WRAM (Windows Random Access Memory) Pronounced "double-you-ram." Similar to VRAM, but with added logic designed to accelerate common video functions such as bit-block transfers and pattern fills. WRAM is priced competitively with VRAM and can substantially speed up certain graphical operations such as video playback and screen animation. See also VRAM.

WWW (World-Wide Web) A collection of richly formatted hypertext "pages" located on computers around the world and logically linked together by the Internet. Users can access different Web pages by clicking highlighted words on their screen. Each click activates a hypertext link, connecting the user to another Web location identified by a URL. See also HTML and URL.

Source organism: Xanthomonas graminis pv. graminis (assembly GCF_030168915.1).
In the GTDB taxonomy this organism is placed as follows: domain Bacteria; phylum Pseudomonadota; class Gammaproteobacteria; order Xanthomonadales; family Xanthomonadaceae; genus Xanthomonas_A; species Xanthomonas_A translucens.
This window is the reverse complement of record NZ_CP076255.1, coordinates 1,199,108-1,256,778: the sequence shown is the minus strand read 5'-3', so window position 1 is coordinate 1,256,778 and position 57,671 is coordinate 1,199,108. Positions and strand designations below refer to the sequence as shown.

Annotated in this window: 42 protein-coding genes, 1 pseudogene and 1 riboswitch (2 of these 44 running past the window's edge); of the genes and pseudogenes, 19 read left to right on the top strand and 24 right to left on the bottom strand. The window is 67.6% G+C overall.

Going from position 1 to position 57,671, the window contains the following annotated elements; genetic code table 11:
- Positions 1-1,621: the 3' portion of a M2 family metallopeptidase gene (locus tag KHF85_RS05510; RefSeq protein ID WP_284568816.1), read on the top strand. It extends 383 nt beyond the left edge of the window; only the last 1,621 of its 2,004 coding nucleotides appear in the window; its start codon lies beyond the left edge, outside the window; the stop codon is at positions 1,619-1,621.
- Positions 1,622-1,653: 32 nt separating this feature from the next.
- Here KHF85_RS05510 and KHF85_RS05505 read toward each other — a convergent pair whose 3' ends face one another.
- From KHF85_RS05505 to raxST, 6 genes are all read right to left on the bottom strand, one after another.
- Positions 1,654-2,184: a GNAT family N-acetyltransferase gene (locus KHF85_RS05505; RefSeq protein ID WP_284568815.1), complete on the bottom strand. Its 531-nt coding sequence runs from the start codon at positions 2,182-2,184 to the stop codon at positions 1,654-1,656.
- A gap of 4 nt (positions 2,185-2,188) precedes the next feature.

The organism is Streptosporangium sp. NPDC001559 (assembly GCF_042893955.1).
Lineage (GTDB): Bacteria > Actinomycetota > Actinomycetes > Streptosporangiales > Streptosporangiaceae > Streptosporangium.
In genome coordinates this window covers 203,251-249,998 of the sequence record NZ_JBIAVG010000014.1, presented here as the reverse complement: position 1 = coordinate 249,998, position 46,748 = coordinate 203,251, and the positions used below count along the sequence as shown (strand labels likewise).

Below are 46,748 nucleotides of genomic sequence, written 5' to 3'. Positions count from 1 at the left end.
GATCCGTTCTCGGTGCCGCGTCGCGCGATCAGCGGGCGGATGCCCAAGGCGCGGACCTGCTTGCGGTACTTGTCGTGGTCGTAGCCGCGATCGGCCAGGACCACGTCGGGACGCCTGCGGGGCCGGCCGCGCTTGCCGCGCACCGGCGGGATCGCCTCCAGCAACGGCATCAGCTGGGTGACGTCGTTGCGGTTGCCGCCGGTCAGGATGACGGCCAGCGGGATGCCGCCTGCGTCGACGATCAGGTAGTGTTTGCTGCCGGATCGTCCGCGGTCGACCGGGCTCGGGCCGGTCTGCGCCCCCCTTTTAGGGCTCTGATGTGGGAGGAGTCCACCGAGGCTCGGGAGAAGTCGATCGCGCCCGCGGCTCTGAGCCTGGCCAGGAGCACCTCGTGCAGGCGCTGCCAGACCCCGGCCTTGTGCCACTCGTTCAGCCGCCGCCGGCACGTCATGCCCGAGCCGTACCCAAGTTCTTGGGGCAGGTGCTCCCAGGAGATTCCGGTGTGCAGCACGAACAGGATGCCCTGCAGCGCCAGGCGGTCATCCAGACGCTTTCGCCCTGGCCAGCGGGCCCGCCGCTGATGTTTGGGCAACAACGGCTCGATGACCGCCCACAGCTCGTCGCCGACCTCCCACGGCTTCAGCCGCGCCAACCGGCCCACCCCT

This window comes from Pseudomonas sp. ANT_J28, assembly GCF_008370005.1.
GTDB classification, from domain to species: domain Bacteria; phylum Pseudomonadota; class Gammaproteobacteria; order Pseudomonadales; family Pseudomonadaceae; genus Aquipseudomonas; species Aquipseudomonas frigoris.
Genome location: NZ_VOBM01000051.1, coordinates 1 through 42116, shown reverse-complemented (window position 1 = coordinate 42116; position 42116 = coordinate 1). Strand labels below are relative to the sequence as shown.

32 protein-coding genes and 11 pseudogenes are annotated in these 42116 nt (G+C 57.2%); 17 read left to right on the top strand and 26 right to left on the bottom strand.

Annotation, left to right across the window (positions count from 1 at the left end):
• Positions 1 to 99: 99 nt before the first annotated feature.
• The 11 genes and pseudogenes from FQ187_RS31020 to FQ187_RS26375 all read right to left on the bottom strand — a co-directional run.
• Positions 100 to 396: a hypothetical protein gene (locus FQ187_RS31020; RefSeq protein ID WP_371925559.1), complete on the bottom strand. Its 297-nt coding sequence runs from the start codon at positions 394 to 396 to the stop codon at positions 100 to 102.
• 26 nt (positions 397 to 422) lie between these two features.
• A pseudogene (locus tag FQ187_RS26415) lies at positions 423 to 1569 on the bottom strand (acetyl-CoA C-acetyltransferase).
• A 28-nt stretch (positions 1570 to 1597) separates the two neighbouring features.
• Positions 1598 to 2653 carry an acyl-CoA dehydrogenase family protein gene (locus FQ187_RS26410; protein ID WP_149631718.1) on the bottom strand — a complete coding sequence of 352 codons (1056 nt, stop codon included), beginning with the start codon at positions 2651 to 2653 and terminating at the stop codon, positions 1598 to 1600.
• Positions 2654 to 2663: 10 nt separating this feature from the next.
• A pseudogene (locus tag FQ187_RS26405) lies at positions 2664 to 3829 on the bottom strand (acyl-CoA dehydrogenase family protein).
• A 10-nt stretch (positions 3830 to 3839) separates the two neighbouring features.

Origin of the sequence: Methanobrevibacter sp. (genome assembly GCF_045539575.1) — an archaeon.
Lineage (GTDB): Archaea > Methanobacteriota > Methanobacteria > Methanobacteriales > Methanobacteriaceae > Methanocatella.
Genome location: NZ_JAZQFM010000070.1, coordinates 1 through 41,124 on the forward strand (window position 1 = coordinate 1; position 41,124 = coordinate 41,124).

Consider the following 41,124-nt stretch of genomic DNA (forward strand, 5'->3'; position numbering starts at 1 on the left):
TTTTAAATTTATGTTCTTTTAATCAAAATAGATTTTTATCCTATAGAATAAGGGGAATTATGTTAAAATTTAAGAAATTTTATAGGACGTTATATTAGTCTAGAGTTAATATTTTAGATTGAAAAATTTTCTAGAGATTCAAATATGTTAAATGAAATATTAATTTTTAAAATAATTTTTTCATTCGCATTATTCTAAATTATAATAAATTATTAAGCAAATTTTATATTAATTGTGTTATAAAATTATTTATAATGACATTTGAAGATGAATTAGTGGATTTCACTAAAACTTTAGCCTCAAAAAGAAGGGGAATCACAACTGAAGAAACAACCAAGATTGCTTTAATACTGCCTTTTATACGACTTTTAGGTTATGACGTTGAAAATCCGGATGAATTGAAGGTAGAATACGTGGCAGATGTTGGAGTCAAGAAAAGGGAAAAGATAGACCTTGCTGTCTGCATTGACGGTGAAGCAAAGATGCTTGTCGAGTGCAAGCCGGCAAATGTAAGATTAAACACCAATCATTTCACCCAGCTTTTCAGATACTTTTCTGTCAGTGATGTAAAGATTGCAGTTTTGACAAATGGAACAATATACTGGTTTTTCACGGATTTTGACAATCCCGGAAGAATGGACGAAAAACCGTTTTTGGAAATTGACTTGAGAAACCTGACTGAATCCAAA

XMS (Extended Memory Specification) A memory allocation scheme that allows programs to use extended memory (memory above 1MB) without interfering with each other. Access to XMS memory is facilitated by an XMS driver such as Microsoft's HIMEM.SYS, which is supplied with Windows.